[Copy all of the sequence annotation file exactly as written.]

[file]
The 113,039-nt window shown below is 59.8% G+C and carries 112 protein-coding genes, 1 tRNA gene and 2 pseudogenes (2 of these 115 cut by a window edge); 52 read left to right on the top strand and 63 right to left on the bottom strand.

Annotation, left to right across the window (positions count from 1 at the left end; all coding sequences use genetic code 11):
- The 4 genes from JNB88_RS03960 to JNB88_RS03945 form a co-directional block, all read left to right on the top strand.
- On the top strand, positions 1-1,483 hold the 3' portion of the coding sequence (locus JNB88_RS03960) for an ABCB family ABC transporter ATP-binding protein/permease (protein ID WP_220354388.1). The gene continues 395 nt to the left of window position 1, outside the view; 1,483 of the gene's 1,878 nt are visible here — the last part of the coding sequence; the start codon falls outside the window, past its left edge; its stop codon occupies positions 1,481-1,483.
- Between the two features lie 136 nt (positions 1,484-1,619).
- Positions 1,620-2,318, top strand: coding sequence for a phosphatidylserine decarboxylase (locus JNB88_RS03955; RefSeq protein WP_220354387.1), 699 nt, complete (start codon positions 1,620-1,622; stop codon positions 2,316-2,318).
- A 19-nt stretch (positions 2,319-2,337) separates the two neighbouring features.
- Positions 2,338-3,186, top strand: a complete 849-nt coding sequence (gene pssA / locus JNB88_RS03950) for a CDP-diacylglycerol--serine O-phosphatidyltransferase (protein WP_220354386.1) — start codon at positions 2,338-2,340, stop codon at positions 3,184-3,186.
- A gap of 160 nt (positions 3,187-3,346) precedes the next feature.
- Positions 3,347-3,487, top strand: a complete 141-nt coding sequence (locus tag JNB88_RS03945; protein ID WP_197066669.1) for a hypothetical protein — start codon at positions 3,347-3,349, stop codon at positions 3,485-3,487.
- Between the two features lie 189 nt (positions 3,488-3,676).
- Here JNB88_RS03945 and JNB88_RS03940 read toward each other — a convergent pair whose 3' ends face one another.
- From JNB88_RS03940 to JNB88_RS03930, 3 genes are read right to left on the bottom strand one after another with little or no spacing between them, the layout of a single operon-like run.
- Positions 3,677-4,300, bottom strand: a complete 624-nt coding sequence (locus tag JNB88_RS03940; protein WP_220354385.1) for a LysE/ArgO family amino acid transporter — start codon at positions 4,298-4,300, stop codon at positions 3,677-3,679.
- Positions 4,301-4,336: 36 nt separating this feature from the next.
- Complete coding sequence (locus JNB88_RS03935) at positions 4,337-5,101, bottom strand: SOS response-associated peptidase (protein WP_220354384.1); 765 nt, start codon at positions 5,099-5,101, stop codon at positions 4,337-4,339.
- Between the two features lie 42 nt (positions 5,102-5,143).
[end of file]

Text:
The 113,039-nt window shown below is 59.8% G+C and carries 112 protein-coding genes, 1 tRNA gene and 2 pseudogenes (2 of these 115 cut by a window edge); 52 read left to right on the top strand and 63 right to left on the bottom strand.

Annotation, left to right across the window (positions count from 1 at the left end; all coding sequences use genetic code 11):
- The 4 genes from JNB88_RS03960 to JNB88_RS03945 form a co-directional block, all read left to right on the top strand.
- On the top strand, positions 1-1,483 hold the 3' portion of the coding sequence (locus JNB88_RS03960) for an ABCB family ABC transporter ATP-binding protein/permease (protein ID WP_220354388.1). The gene continues 395 nt to the left of window position 1, outside the view; 1,483 of the gene's 1,878 nt are visible here — the last part of the coding sequence; the start codon falls outside the window, past its left edge; its stop codon occupies positions 1,481-1,483.
- Between the two features lie 136 nt (positions 1,484-1,619).
- Positions 1,620-2,318, top strand: coding sequence for a phosphatidylserine decarboxylase (locus JNB88_RS03955; RefSeq protein WP_220354387.1), 699 nt, complete (start codon positions 1,620-1,622; stop codon positions 2,316-2,318).
- A 19-nt stretch (positions 2,319-2,337) separates the two neighbouring features.
- Positions 2,338-3,186, top strand: a complete 849-nt coding sequence (gene pssA / locus JNB88_RS03950) for a CDP-diacylglycerol--serine O-phosphatidyltransferase (protein WP_220354386.1) — start codon at positions 2,338-2,340, stop codon at positions 3,184-3,186.
- A gap of 160 nt (positions 3,187-3,346) precedes the next feature.
- Positions 3,347-3,487, top strand: a complete 141-nt coding sequence (locus tag JNB88_RS03945; protein ID WP_197066669.1) for a hypothetical protein — start codon at positions 3,347-3,349, stop codon at positions 3,485-3,487.
- Between the two features lie 189 nt (positions 3,488-3,676).
- Here JNB88_RS03945 and JNB88_RS03940 read toward each other — a convergent pair whose 3' ends face one another.
- From JNB88_RS03940 to JNB88_RS03930, 3 genes are read right to left on the bottom strand one after another with little or no spacing between them, the layout of a single operon-like run.
- Positions 3,677-4,300, bottom strand: a complete 624-nt coding sequence (locus tag JNB88_RS03940; protein WP_220354385.1) for a LysE/ArgO family amino acid transporter — start codon at positions 4,298-4,300, stop codon at positions 3,677-3,679.
- Positions 4,301-4,336: 36 nt separating this feature from the next.
- Complete coding sequence (locus JNB88_RS03935) at positions 4,337-5,101, bottom strand: SOS response-associated peptidase (protein WP_220354384.1); 765 nt, start codon at positions 5,099-5,101, stop codon at positions 4,337-4,339.
- Between the two features lie 42 nt (positions 5,102-5,143).